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Nicolas Erny
Nicolas Erny

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Typescript: playing with type operators

Recently, I discovered more advanced techniques in Typescript. It helps me to rely more on type inference and define fewer types.

Let's begin our journey with some React code to display SVG icons.

function App() {
  return (
    <div className="App">
      {["info", "warning", "error"].map((name) => (
        <svg
          key={name}
          fill="none"
          stroke="currentColor"
          viewBox="0 0 24 24"
          xmlns="http://www.w3.org/2000/svg"
        >
          <path
            strokeLinecap="round"
            strokeLinejoin="round"
            strokeWidth="2"
            d={getIconPath(name)}
          ></path>
        </svg>
      ))}      
    </div>
  );
}
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To make it work, we need to define an object containing all the icon paths and a function to get an icon path.

const iconPaths = {
  info: "M13 16h-1v-4h-1m1-4h.01M21 12a9 9 0 11-18 0 9 9 0 0118 0z",
  warning:
    "M12 9v2m0 4h.01m-6.938 4h13.856c1.54 0 2.502-1.667 1.732-3L13.732 4c-.77-1.333-2.694-1.333-3.464 0L3.34 16c-.77 1.333.192 3 1.732 3z",
  error: "M12 8v4m0 4h.01M21 12a9 9 0 11-18 0 9 9 0 0118 0z",
};

function getIconPath(name: string) {
  return iconPaths[name]; // TS error
}
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As we define the icon name as a string, we have two issues:

  • We get a Typescript error:

Element implicitly has an 'any' type because expression of type 'string' can't be used to index type

  • We have to check if the icon name exists.

It leads to the following code:

const iconPaths = {
  info: "M13 16h-1v-4h-1m1-4h.01M21 12a9 9 0 11-18 0 9 9 0 0118 0z",
  warning:
    "M12 9v2m0 4h.01m-6.938 4h13.856c1.54 0 2.502-1.667 1.732-3L13.732 4c-.77-1.333-2.694-1.333-3.464 0L3.34 16c-.77 1.333.192 3 1.732 3z",
  error: "M12 8v4m0 4h.01M21 12a9 9 0 11-18 0 9 9 0 0118 0z",
} as { [name: string]: string };

function getIconPath(name: string) {
  if (!iconPaths.hasOwnProperty(name)) {
    throw new Error(`Unknown icon name: ${name}`);
  }
  return iconPaths[name];
}
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It works well. But honestly, we can do better. Let's see if we can add some constraints on the icon name. It could be interesting to check if it exists at compile-time instead of run-time.

The first idea is to define a new type that describes the valid icon names. Here's what that same code would be like:

type IconName = "info" | "warning" | "error";

const iconPaths = {
  info: "M13 16h-1v-4h-1m1-4h.01M21 12a9 9 0 11-18 0 9 9 0 0118 0z",
  warning:
    "M12 9v2m0 4h.01m-6.938 4h13.856c1.54 0 2.502-1.667 1.732-3L13.732 4c-.77-1.333-2.694-1.333-3.464 0L3.34 16c-.77 1.333.192 3 1.732 3z",
  error: "M12 8v4m0 4h.01M21 12a9 9 0 11-18 0 9 9 0 0118 0z",
};

function getIconPath(name: IconName) {
  return iconPaths[name];
}
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This solution is pretty good. Maybe we could do even better though:

const iconPaths = {
  info: "M13 16h-1v-4h-1m1-4h.01M21 12a9 9 0 11-18 0 9 9 0 0118 0z",
  warning:
    "M12 9v2m0 4h.01m-6.938 4h13.856c1.54 0 2.502-1.667 1.732-3L13.732 4c-.77-1.333-2.694-1.333-3.464 0L3.34 16c-.77 1.333.192 3 1.732 3z",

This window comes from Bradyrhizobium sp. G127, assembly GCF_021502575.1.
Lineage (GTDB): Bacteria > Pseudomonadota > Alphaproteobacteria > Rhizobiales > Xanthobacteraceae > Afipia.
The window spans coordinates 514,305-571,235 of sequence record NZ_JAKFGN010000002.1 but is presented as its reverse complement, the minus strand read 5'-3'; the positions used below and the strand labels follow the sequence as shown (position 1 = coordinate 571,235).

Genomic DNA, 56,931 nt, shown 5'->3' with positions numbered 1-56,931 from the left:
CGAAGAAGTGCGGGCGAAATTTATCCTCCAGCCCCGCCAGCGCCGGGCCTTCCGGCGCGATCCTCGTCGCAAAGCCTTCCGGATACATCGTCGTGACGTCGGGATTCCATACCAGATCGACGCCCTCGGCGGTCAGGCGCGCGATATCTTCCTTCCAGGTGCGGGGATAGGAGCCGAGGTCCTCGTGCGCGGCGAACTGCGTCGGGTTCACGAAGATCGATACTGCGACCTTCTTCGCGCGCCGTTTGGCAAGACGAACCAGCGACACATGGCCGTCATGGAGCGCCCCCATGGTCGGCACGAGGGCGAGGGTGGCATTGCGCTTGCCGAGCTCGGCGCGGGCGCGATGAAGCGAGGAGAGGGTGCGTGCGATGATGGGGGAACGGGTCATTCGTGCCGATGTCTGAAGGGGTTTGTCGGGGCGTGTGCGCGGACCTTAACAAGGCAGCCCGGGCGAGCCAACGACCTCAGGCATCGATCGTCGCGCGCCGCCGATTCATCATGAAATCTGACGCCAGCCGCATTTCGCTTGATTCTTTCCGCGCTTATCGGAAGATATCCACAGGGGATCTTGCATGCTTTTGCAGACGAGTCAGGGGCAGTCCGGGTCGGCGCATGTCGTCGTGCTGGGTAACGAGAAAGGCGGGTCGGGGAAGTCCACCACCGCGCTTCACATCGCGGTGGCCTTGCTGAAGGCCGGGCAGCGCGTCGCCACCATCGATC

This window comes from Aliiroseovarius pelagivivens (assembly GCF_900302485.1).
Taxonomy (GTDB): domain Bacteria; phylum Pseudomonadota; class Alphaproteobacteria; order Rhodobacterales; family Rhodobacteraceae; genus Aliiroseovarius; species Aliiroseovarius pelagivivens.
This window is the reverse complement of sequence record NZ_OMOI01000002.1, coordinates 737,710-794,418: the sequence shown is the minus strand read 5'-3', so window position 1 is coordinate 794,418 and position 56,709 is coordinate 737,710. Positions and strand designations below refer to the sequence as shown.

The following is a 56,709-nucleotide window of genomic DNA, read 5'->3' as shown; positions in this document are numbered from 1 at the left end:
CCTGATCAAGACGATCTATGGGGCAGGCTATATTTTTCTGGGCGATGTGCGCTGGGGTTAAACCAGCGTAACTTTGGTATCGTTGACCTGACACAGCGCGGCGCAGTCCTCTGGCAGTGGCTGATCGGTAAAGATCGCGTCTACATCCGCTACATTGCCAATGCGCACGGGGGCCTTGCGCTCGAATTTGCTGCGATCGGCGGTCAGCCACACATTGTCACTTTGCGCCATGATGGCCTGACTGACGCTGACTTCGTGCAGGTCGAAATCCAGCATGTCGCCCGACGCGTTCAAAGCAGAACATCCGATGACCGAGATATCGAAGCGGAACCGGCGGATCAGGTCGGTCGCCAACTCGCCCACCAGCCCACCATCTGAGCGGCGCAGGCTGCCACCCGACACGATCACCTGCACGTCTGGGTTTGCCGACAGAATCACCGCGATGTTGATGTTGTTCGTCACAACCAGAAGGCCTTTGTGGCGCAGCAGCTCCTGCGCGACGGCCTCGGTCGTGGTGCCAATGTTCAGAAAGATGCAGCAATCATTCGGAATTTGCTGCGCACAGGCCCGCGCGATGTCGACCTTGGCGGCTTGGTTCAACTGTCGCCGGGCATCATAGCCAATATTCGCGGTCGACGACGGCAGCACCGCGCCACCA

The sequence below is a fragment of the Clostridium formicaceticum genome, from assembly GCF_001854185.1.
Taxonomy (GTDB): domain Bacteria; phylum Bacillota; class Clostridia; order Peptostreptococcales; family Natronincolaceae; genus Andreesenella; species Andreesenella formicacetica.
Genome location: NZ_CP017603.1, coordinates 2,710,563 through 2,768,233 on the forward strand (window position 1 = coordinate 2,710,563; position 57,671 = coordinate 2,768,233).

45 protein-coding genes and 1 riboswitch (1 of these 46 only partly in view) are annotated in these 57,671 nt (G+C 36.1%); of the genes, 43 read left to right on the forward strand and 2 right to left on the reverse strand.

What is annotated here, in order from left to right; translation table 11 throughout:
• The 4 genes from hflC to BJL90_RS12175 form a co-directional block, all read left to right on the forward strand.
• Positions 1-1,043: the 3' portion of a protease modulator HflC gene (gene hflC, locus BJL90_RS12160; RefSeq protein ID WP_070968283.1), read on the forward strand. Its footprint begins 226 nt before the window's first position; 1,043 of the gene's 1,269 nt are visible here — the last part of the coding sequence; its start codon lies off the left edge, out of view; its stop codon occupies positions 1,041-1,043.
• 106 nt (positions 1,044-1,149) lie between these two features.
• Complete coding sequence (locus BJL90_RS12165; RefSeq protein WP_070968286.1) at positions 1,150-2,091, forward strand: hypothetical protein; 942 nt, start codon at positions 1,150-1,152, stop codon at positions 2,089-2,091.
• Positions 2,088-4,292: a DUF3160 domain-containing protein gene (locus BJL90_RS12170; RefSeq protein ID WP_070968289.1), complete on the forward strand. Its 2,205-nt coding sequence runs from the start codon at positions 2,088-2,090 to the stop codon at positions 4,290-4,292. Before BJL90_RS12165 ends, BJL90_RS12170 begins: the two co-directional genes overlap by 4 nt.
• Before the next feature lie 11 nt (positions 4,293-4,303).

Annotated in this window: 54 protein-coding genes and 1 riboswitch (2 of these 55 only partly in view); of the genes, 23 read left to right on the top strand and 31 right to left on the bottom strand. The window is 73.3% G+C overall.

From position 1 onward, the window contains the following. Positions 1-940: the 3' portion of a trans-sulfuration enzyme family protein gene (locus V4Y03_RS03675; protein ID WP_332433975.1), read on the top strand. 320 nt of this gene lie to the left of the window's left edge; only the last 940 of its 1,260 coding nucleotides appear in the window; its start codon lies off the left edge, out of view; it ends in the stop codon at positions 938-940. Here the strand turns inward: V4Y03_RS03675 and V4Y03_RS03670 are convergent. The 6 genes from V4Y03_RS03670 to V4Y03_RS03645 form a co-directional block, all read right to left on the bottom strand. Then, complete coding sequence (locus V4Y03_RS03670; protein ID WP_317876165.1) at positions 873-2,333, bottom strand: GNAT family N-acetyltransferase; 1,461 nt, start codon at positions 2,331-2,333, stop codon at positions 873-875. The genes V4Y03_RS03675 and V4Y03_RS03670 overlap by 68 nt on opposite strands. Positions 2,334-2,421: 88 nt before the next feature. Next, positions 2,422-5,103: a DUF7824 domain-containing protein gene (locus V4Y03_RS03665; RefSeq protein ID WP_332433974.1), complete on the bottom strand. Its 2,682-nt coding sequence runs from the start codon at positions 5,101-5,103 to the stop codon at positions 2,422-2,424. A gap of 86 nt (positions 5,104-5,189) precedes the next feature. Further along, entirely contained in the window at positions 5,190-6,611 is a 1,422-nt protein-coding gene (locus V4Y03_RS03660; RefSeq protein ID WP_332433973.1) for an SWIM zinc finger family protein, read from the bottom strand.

error: "M12 8v4m0 4h.01M21 12a9 9 0 11-18 0 9 9 0 0118 0z",
};

function getIconPath(name: keyof typeof iconPaths) {
  return iconPaths[name];
}
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The type operators (keyof and typeof) are handy. It helps us to infer the icon name type from the iconPaths object. Now, we don't need to define an explicit type (IconName).

Let's talk a second about this type declaration:

keyof typeof iconPaths
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It means that this type is the union of the keys of the iconPaths object ("info" | "warning" | "error").

Finally, let's try to use the getIconPath function in our React component:

function App() {
  return (
    <div className="App">
      {["info", "warning", "error"].map((name) => (
        <svg
          key={name}
          fill="none"
          stroke="currentColor"
          viewBox="0 0 24 24"
          xmlns="http://www.w3.org/2000/svg"
        >
          <path
            strokeLinecap="round"
            strokeLinejoin="round"
            strokeWidth="2"
            d={getIconPath(name)}
          ></path>
        </svg>
      ))}      
    </div>
  );
}
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Not so fast! With that you'll get the following TypeScript compilation error:

Argument of type 'string' is not assignable to parameter of type '"info" | "warning" | "error"'.

The reason for this is because the getIconPath function only accepts a certain set of values. Therefore, we have to cast the array of strings to an array of literals.

function App() {
  return (
    <div className="App">
      {(["info", "warning", "error"] as const).map((name) => (
        <svg
          key={name}
          fill="none"
          stroke="currentColor"
          viewBox="0 0 24 24"
          xmlns="http://www.w3.org/2000/svg"
        >
          <path
            strokeLinecap="round"
            strokeLinejoin="round"
            strokeWidth="2"
            d={getIconPath(name)}
          ></path>
        </svg>
      ))}      
    </div>
  );
}
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This has been helpful for me in my projects. Hopefully it helps you as well.

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